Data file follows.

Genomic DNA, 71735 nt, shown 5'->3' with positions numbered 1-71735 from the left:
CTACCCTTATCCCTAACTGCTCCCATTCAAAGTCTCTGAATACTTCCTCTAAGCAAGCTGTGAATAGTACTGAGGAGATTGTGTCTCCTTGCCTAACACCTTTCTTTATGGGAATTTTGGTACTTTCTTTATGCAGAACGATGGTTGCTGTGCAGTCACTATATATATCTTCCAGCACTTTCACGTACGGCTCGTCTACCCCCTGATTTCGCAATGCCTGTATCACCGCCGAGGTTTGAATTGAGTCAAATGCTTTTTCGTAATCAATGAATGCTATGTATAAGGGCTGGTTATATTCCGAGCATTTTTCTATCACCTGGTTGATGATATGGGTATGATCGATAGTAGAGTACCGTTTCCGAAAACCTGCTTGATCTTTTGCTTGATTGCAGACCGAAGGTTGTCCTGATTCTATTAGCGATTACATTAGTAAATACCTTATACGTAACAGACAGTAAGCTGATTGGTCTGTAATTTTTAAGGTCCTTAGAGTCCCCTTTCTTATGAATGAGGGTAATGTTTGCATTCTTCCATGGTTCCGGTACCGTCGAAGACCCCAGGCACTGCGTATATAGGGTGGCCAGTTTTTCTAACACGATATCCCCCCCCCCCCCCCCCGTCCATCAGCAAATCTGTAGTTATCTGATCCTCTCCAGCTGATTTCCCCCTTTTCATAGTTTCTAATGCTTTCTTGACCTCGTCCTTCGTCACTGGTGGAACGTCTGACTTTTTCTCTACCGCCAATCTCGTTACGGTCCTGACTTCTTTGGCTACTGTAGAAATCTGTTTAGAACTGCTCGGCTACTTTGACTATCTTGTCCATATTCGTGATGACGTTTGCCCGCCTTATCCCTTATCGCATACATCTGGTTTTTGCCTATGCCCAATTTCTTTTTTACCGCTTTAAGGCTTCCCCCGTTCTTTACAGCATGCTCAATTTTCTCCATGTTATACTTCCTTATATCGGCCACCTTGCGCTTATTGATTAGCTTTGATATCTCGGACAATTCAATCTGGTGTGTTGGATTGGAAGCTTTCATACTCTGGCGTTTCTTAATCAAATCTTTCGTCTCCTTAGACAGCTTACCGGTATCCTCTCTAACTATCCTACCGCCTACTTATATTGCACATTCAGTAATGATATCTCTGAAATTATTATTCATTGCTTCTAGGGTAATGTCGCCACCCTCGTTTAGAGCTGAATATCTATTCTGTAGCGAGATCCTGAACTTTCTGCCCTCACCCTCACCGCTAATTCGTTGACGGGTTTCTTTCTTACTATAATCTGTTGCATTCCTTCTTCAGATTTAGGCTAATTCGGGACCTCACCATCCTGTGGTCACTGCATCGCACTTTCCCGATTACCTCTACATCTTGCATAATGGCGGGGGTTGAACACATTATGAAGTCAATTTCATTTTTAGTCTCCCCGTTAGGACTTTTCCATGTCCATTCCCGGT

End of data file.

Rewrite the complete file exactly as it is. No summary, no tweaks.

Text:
Genomic DNA, 71735 nt, shown 5'->3' with positions numbered 1-71735 from the left:
CTACCCTTATCCCTAACTGCTCCCATTCAAAGTCTCTGAATACTTCCTCTAAGCAAGCTGTGAATAGTACTGAGGAGATTGTGTCTCCTTGCCTAACACCTTTCTTTATGGGAATTTTGGTACTTTCTTTATGCAGAACGATGGTTGCTGTGCAGTCACTATATATATCTTCCAGCACTTTCACGTACGGCTCGTCTACCCCCTGATTTCGCAATGCCTGTATCACCGCCGAGGTTTGAATTGAGTCAAATGCTTTTTCGTAATCAATGAATGCTATGTATAAGGGCTGGTTATATTCCGAGCATTTTTCTATCACCTGGTTGATGATATGGGTATGATCGATAGTAGAGTACCGTTTCCGAAAACCTGCTTGATCTTTTGCTTGATTGCAGACCGAAGGTTGTCCTGATTCTATTAGCGATTACATTAGTAAATACCTTATACGTAACAGACAGTAAGCTGATTGGTCTGTAATTTTTAAGGTCCTTAGAGTCCCCTTTCTTATGAATGAGGGTAATGTTTGCATTCTTCCATGGTTCCGGTACCGTCGAAGACCCCAGGCACTGCGTATATAGGGTGGCCAGTTTTTCTAACACGATATCCCCCCCCCCCCCCCCCGTCCATCAGCAAATCTGTAGTTATCTGATCCTCTCCAGCTGATTTCCCCCTTTTCATAGTTTCTAATGCTTTCTTGACCTCGTCCTTCGTCACTGGTGGAACGTCTGACTTTTTCTCTACCGCCAATCTCGTTACGGTCCTGACTTCTTTGGCTACTGTAGAAATCTGTTTAGAACTGCTCGGCTACTTTGACTATCTTGTCCATATTCGTGATGACGTTTGCCCGCCTTATCCCTTATCGCATACATCTGGTTTTTGCCTATGCCCAATTTCTTTTTTACCGCTTTAAGGCTTCCCCCGTTCTTTACAGCATGCTCAATTTTCTCCATGTTATACTTCCTTATATCGGCCACCTTGCGCTTATTGATTAGCTTTGATATCTCGGACAATTCAATCTGGTGTGTTGGATTGGAAGCTTTCATACTCTGGCGTTTCTTAATCAAATCTTTCGTCTCCTTAGACAGCTTACCGGTATCCTCTCTAACTATCCTACCGCCTACTTATATTGCACATTCAGTAATGATATCTCTGAAATTATTATTCATTGCTTCTAGGGTAATGTCGCCACCCTCGTTTAGAGCTGAATATCTATTCTGTAGCGAGATCCTGAACTTTCTGCCCTCACCCTCACCGCTAATTCGTTGACGGGTTTCTTTCTTACTATAATCTGTTGCATTCCTTCTTCAGATTTAGGCTAATTCGGGACCTCACCATCCTGTGGTCACTGCATCGCACTTTCCCGATTACCTCTACATCTTGCATAATGGCGGGGGTTGAACACATTATGAAGTCAATTTCATTTTTAGTCTCCCCGTTAGGACTTTTCCATGTCCATTCCCGGT